He afterwards adds, And all ye inhabitants of the land. Had the Prophet addressed only the old, some might seize on some pretext for their ignorance; hence he addressed and from the least to the greatest; and this he did, that the young might not exempt themselves from blame in proceeding in their obstinacy and in thus mocking God, when he called them to repentance. Hear, he says, all ye inhabitants of the land; has this been in your days or in the days of your fathers? He says first, has such a thing been in your days, for doubtless what happens rarely deserves a greater consideration. It is indeed true that foolish men are blind to the daily works of God; as the favor of God in making his sun to rise daily is but little thought of by us. This happens through our ingratitude; but our ingratitude is doubled, and is much more base and less excusable, when the Lord works in an unwonted manner, and we yet with closed eves overlook what ought to be deemed a miracle. This dullness the Prophet now reproves, Has such a thing, he says, “happened in your days, or in the days of your fathers? Ye can recall to mind what your fathers have told you. It is certain that for two ages no such thing has happened. Your torpidity then is extreme, since ye neglect this judgment of God, which from its very rareness ought to have awakened your minds.”

He then adds, Tell it to your children, your children to their children, their children to the next generation. In this verse the Prophet shows that the matter deserved to be remembered, and was not to be despised by posterity, even for many generations. It appears now quite clear that the Prophet threatens not what was to be, as some interpreters think; it would have been puerile: but, on the contrary, he expostulates here with the Jews, because they were so slothful and tardy in considering God’s judgments; and especially as it was a remarkable instance, when God employed not usual means, but roused, and, as it were, terrified men by prodigies. Of this then tell: for עליה olie means no other thing than ‘tell or declare this thing to your children;’ and further, your children to their children. When any thing new happens, it may be, that we are at first moved with some wonder; but our feeling soon vanishes with the novelty, and we disregard what at first caused great astonishment. But the Prophet here showed, that such was the judgment of God of which he speaks, that it ought not to have been overlooked, no, not even by posterity. Let your children, he says, declare it to those after them, and their children to the fourth generation: it was to be always remembered.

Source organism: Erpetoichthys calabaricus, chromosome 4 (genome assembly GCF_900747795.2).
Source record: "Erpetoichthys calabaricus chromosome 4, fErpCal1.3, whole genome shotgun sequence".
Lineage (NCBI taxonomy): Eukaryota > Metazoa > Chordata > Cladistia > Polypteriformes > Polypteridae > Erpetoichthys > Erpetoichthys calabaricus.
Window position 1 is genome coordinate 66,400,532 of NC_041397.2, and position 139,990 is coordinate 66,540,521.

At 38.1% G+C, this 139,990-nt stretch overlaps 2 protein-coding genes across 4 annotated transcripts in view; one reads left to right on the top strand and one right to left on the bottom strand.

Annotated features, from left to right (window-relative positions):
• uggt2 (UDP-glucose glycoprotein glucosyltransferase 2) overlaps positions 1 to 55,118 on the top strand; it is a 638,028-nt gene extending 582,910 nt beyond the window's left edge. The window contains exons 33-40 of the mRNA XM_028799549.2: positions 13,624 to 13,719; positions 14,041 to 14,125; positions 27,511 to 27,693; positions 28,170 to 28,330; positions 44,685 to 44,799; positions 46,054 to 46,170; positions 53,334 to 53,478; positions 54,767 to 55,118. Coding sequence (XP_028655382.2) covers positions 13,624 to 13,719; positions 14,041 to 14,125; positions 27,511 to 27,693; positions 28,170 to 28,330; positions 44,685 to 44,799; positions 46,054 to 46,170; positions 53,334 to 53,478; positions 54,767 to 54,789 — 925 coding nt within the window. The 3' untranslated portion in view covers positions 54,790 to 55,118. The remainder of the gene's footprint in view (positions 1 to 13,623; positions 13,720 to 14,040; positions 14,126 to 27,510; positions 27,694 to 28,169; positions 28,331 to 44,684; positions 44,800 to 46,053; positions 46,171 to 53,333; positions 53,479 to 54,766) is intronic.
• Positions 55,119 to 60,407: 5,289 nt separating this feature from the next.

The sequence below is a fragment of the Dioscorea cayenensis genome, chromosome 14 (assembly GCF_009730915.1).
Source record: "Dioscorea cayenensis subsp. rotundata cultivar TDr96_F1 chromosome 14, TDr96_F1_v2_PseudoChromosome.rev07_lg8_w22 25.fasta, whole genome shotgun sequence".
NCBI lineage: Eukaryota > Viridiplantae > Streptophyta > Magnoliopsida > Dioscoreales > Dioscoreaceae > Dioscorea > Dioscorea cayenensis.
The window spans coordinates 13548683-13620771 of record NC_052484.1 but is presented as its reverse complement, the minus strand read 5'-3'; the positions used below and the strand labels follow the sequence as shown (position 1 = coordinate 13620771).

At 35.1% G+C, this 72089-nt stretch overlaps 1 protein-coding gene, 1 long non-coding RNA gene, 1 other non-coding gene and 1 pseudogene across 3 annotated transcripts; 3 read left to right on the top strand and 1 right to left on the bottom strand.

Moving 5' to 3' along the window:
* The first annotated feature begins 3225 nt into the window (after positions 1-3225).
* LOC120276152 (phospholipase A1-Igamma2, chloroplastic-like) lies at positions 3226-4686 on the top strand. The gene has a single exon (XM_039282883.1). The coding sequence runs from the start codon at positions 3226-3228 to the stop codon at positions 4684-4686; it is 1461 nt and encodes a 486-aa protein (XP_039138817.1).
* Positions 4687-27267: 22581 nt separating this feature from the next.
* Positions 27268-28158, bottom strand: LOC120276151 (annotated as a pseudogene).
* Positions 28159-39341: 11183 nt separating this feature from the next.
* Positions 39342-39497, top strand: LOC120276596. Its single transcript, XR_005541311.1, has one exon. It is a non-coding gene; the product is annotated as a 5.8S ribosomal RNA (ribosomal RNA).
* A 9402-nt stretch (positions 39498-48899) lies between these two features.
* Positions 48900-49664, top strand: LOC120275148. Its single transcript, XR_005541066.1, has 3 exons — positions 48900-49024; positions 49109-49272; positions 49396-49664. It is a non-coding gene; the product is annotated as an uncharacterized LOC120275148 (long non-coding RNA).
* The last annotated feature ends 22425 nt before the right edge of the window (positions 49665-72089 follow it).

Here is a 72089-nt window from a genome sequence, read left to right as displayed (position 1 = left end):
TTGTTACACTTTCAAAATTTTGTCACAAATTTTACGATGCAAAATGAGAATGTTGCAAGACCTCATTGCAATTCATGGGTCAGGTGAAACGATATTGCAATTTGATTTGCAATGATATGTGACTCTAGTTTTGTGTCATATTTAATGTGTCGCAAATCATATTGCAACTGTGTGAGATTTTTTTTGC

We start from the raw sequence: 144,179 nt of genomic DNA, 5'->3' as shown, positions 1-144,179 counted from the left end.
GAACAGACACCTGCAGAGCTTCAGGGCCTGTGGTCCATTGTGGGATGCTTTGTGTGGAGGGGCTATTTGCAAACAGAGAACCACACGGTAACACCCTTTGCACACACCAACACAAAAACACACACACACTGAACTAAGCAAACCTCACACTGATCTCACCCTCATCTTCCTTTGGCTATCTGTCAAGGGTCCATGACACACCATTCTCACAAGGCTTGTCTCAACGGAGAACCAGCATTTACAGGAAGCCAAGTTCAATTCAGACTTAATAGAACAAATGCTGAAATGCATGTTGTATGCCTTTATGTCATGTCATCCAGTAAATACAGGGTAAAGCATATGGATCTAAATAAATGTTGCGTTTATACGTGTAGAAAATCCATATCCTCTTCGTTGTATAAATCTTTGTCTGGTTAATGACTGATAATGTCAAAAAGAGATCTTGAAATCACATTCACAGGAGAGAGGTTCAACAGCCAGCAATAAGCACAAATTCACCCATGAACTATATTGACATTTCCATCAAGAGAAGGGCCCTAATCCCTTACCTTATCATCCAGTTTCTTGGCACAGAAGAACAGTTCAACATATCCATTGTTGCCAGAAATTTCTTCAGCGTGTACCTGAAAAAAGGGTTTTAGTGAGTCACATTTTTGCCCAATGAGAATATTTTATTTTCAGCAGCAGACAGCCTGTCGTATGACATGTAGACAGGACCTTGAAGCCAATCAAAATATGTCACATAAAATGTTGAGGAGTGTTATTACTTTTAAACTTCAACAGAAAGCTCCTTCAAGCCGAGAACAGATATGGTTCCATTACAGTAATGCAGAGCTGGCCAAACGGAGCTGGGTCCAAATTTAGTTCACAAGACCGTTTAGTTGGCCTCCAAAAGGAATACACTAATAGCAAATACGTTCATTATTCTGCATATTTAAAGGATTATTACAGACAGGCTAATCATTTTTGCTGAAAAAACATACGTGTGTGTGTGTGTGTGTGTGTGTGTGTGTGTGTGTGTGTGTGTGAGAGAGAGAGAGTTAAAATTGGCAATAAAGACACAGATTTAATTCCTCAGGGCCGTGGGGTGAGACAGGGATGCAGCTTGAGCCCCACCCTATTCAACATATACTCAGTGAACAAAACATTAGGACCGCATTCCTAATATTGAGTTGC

He adds what that judgment was, — that the hope of food had for many years disappointed them. It often happened, we know, that locusts devoured the standing corn; and then the chafers and the palmer worms did the same: these were ordinary events. But when one devastation happened, and another followed, and there was no end; when there had been four barren years, suddenly produced by insects, which devoured the growth of the earth; — this was certainly unusual. Hence the Prophet says, that this could not have been chance; for God intended to show to the Jews some extraordinary portent, that even against their will they might observe his hand. When any thing trifling happens, if it be rare, it will strike the attention of men; for we often see that the world makes a great noise about frivolous things. But this wonder, says the Prophet, “ought to have produced effect on you. What then will ye do, since ye are starving, and the causes are evident; for God has cursed your land, and brought these insects, which have consumed your food before your eyes. Since it is so, it is surely the time for you to repent; and you have been hitherto very regardless having overlooked God’s judgments, which have been so remarkable and so memorable.” Let us now proceed.